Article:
W3C home > Mailing lists > Public > www-style@w3.org > March 2016

Re: [css-color] wider/deeper colors

From: Dean Jackson <dino@apple.com>
Date: Tue, 22 Mar 2016 14:42:54 -0700
Cc: Florian Rivoal <florian@rivoal.net>, Chris Lilley <chris@w3.org>, www-style list <www-style@w3.org>
Message-Id: <89570B17-5B09-4BD8-9B5E-8ACC522AF268@apple.com>
To: "Tab Atkins Jr." <jackalmage@gmail.com>
Thanks for doing all this Tab!

Dean

> On Mar 22, 2016, at 11:52 AM, Tab Atkins Jr. <jackalmage@gmail.com> wrote:
> 
> On Tue, Mar 22, 2016 at 1:44 AM, Florian Rivoal <florian@rivoal.net> wrote:
>> But then I don't know why your now-merged commit does appear in the git repo but is not reflected on on https://drafts.csswg.org/mediaqueries/.
> 
> Because it had markup errors. I'm fixing those now.
> 
>>>> Leaving that aside, the proposal looks good to me overall, but it still has issues:
>>>> 
>>>> *  We should be explicit about what happens on non rgb devices. Are they still allowed to match if their color space is wide enough (I think that's the right answer), or must they fail the media query regardless? Should the answer be the same for very different color models like CMYK and for similar ones like RGBY?
>>> 
>>> I don't mind what the answer is here. I'd lean towards non-rgb devices not passing the "srgb" value.
>> 
>> Why? I'd lean the other way. The Y in RGBY display is there in order to make them wider gamut. Denying them wide gamut images would be cruel. And similarly, if we're printing to some wide gamut CMYK profile, why would we want to only get narrow gamut images?
>> 
>> This definition would not constrain browsers into supporting CMYK or RGBY if they don't care to, but if the combination of the browser and the device does allow output to a wide gamut non RGB space, why not let the content take advantage of it?
> 
> Yes, "approximately supports the set of colors describable with this
> colorspace" is completely possible for non-RGB output devices too.
> They just need to be wide neough.
> 
>>>> *  The prose uses the word "display" to describe the output medium. If this is meant to work the same on mediums that are not "displays", such as pieces of paper, we should change the phrasing (I think that's the right answer).
>>> 
>>> This query is in the "Display" section, and is next to the other queries that talk about the number of colors supported by the display.
>> 
>> "The color media feature describes the number of bits per color component of the output device"
>> 
>> "The resolution media feature describes the resolution of the output device"
>> 
>> "The scan media feature describes the scanning process of some output devices"
>> 
>> "The update media feature is used to query the ability of the output device"
>> 
>> I think "output device" is the preferred phrasing.
> 
> Yup.  Fixed.
> 
>>>> * How evaluation of this MQ in a range context works is a bit unclear.
>> 
>>> [ ... snip a bunch of sub-issues on which we don't agree about the details
>>>  because we agree on the overall conclusion ... ]
>>>> 
>>>> As long as the values have the implied "or larger" semantics,
>>>> I think we would make things clearer by dropping support for
>>>> inequalities on this media feature. Or maybe vice versa.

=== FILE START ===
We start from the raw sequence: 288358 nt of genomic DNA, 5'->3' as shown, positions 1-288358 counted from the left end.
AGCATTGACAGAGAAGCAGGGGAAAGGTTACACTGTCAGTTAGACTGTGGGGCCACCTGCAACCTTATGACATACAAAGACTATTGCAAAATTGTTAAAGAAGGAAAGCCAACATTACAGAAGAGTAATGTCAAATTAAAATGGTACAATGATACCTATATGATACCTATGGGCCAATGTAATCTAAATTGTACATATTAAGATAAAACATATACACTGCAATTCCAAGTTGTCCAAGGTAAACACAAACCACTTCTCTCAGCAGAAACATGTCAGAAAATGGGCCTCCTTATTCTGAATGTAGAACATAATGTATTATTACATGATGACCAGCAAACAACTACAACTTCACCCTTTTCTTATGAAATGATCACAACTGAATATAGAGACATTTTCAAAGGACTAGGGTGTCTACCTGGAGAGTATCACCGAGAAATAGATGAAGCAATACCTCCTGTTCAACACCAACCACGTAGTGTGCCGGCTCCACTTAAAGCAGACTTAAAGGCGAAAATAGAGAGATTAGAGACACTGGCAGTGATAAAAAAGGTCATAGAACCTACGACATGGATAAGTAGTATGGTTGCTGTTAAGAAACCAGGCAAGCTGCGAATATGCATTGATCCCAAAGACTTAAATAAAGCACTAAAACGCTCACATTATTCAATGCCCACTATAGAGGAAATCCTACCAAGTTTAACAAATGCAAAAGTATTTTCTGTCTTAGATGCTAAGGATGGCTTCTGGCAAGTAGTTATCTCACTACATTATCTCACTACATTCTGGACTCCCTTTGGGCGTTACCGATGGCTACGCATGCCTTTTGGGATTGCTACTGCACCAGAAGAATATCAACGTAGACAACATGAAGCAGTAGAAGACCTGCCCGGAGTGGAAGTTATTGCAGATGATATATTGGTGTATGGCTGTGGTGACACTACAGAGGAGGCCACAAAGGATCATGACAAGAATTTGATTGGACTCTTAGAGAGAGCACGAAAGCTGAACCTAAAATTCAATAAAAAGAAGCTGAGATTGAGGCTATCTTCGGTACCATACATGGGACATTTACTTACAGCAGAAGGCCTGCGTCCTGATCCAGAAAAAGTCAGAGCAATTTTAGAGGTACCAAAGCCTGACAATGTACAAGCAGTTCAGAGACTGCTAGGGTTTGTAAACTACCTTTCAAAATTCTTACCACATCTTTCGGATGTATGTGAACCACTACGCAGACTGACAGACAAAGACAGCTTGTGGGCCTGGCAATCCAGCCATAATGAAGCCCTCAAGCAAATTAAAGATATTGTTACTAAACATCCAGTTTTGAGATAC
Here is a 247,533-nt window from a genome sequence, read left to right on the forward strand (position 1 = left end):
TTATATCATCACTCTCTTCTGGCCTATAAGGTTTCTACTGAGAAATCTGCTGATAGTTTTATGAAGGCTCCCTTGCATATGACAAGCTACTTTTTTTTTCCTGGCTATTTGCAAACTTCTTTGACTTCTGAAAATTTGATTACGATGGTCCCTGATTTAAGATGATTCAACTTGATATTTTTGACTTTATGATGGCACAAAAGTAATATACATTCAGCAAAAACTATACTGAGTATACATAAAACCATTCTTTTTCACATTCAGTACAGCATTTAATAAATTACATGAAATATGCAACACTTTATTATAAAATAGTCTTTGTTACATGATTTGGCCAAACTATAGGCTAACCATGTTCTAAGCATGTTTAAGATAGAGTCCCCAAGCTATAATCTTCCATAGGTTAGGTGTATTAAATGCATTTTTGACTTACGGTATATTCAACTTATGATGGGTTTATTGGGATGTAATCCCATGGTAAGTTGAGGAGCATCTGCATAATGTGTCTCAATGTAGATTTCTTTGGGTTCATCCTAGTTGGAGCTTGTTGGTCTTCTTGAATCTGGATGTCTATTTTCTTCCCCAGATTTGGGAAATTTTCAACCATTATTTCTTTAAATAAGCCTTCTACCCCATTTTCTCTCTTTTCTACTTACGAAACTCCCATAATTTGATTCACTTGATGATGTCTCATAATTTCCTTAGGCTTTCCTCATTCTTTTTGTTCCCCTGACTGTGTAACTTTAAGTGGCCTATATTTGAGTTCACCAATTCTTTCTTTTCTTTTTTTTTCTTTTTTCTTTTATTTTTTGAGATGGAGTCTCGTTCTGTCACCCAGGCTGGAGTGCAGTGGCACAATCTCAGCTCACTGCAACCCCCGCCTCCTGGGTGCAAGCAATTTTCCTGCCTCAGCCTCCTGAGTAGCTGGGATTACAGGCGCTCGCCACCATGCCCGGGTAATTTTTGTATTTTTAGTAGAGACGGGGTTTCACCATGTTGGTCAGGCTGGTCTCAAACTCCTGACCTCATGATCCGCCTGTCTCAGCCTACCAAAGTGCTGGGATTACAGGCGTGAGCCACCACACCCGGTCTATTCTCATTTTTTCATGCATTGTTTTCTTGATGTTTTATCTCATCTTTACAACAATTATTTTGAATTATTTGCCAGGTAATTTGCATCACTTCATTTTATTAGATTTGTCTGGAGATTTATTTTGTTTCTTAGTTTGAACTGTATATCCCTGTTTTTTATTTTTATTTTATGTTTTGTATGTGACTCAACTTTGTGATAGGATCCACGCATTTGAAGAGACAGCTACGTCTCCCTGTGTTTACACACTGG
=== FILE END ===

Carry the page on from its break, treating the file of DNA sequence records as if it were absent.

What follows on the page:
>>> 
>>> I think it might be best to drop them.
>> 
>> Agreed.
> 
> Done.  I've made it clear that the values are true if you support the
> gamut "or more".
> 
>>>> * The meaning of this media query in a boolean context may shift
>>>> depending on how we resolve the questions above. When is
>>>> "@media (color-gamut)" false?
>>>> - If the device is not a visual one (that's for sure)
>>>> - If the device is not a screen (if we keep the "display" phrasing)
>>>> - If the device has a gamut smaller than sRGB (yes, unless we add
>>>>   CMYK or grayscale gamuts to the list, changing which is the smallest
>>>>   gamut)
>>>> - If the device has a gamut that matches neither sRGB nor p3
>>>>   nor rec2020, even if it is large (if the semantics no longer
>>>>   imply "or larger" in the values)
>>>> - If the device has a non RGB color model (maybe)
>>> 
>>> I'd suggest that (color-gamut) is always true in the presence of a visual device. If someone uses that then they probably don't know what they are doing, so we just need to be consistent.
>> 
>> That sounds ok with me. To make that work, we need to do one of the following:
>> 
>> - add specific prose overriding the normal way boolean context evaluation works. The normal definition is "If the feature would be true for any value other than the number 0, a dimension with the value 0, or the keyword none, the media feature evaluates to true. Otherwise, it evaluates to false.")
>> 
>> - add a value that matches when the others don't.
>>   color-gamut: narrow | srgb | p3 | rec2020
>> 
>> - Rename sRGB (legacy? narrow?), and say it always matches if the other values don't
> 
> We don't need to do that.  It's possible for an MQ to just be false
> for all possible values, and that makes the boolean-context return
> false according to the existing definition.  That is, given the three
> values we already have, "not (color-gamut)" will be true in
> narrow-gamut devices only (like monochrome).
> 
> That said, I added a note calling this out, and put an issue into the
> spec about if we want a value just in case.
> 
> ~TJ
Received on Tuesday, 22 March 2016 21:43:24 UTC

This archive was generated by hypermail 2.4.0 : Friday, 25 March 2022 10:09:01 UTC